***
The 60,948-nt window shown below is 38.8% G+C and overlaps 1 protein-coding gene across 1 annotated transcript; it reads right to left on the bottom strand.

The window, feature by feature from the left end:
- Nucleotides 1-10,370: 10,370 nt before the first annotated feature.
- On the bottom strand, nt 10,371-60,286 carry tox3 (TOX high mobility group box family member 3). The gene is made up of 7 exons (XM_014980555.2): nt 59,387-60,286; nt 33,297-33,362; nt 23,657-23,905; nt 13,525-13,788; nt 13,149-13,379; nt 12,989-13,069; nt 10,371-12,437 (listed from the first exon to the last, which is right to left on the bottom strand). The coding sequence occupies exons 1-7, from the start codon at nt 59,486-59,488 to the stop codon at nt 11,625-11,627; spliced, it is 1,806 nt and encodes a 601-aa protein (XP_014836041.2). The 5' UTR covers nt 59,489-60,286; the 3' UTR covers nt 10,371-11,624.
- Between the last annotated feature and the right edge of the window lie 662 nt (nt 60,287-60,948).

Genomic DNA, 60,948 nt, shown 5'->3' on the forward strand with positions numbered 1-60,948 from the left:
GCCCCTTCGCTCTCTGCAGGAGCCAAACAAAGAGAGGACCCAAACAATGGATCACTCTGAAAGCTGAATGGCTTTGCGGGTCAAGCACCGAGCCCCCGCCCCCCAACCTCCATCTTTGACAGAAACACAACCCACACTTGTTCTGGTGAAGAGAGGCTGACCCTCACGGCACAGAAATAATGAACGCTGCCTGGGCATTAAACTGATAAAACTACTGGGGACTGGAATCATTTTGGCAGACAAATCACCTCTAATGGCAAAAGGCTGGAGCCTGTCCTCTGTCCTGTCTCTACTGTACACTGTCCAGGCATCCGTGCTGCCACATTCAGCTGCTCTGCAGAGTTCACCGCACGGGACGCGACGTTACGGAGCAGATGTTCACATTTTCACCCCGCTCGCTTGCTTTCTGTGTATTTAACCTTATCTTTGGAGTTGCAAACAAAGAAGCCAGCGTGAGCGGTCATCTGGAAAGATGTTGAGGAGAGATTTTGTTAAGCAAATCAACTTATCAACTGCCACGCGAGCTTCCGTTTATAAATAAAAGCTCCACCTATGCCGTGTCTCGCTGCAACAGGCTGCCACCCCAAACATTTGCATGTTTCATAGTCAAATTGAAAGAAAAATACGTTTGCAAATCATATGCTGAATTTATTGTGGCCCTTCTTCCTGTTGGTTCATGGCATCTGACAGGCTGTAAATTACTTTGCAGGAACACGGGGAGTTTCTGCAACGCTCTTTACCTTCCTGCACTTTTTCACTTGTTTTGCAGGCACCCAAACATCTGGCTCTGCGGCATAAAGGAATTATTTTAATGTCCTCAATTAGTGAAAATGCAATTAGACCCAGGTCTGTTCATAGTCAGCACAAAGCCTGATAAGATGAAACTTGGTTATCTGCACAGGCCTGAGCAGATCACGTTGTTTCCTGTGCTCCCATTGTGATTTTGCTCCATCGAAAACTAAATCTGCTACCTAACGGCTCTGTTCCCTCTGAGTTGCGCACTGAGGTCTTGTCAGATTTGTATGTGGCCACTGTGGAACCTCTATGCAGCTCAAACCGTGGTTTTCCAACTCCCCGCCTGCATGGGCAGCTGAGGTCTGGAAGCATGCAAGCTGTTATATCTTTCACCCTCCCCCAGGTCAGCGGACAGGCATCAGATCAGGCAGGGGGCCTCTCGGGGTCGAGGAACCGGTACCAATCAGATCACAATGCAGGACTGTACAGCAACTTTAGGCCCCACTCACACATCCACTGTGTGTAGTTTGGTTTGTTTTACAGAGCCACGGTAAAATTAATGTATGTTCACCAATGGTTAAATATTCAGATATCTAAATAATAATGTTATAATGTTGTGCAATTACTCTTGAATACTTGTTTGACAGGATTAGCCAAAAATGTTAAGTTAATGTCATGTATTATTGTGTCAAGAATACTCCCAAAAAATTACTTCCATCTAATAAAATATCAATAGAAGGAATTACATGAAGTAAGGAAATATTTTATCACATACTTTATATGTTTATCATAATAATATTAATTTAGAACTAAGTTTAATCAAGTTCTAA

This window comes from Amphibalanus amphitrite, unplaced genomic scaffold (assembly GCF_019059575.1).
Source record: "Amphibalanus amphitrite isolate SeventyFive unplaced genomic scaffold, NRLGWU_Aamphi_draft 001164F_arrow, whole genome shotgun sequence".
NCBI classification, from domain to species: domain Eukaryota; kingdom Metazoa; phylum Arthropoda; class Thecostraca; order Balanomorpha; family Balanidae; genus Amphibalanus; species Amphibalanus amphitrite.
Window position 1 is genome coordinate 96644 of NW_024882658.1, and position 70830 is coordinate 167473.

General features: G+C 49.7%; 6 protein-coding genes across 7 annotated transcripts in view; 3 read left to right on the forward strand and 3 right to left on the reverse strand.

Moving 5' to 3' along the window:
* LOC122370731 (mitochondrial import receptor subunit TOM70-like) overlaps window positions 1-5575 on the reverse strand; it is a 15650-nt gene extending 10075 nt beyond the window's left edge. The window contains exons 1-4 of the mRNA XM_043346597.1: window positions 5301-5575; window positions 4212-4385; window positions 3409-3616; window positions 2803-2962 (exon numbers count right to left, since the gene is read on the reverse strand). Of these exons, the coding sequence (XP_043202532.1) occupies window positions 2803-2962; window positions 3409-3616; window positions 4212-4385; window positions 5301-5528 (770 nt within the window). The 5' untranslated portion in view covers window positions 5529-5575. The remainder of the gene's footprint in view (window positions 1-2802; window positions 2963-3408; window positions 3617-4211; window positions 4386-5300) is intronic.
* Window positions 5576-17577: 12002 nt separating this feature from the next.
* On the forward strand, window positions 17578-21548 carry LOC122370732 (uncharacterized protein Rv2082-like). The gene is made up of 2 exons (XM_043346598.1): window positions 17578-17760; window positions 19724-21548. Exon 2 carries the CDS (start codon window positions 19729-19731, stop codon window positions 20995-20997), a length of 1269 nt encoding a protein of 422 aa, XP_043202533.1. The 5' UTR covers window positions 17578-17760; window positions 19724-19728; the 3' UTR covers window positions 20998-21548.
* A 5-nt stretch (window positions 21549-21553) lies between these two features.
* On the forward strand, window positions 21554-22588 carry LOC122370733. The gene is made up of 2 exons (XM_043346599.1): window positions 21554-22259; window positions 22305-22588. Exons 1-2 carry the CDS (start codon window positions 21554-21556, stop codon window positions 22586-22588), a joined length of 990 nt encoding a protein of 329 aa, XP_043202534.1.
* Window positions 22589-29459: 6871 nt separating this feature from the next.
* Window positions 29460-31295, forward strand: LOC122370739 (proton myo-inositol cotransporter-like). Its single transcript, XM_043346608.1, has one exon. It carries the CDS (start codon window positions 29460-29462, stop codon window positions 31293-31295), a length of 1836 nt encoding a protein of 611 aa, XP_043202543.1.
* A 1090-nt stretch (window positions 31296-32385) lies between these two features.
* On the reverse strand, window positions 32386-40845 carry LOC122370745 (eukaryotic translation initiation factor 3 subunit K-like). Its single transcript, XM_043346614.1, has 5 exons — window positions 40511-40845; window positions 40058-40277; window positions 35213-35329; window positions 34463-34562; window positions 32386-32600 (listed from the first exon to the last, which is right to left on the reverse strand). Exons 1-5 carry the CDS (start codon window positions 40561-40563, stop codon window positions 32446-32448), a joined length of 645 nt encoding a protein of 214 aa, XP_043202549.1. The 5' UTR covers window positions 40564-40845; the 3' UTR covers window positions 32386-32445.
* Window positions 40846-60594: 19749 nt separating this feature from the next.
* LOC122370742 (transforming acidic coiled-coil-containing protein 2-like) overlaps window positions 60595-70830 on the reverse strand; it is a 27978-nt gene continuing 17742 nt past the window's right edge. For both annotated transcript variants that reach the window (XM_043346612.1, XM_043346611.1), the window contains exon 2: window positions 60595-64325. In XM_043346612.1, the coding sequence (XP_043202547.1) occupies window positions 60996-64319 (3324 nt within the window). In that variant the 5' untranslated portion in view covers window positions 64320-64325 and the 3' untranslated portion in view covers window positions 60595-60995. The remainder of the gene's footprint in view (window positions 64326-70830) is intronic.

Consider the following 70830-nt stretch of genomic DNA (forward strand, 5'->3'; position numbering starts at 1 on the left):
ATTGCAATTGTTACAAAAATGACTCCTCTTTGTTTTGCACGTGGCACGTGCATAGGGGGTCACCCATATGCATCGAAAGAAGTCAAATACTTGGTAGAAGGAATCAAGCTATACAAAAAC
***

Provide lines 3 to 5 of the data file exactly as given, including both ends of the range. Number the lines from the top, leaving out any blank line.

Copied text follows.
- Nucleotides 1-10,370: 10,370 nt before the first annotated feature.
- On the bottom strand, nt 10,371-60,286 carry tox3 (TOX high mobility group box family member 3). The gene is made up of 7 exons (XM_014980555.2): nt 59,387-60,286; nt 33,297-33,362; nt 23,657-23,905; nt 13,525-13,788; nt 13,149-13,379; nt 12,989-13,069; nt 10,371-12,437 (listed from the first exon to the last, which is right to left on the bottom strand). The coding sequence occupies exons 1-7, from the start codon at nt 59,486-59,488 to the stop codon at nt 11,625-11,627; spliced, it is 1,806 nt and encodes a 601-aa protein (XP_014836041.2). The 5' UTR covers nt 59,489-60,286; the 3' UTR covers nt 10,371-11,624.
- Between the last annotated feature and the right edge of the window lie 662 nt (nt 60,287-60,948).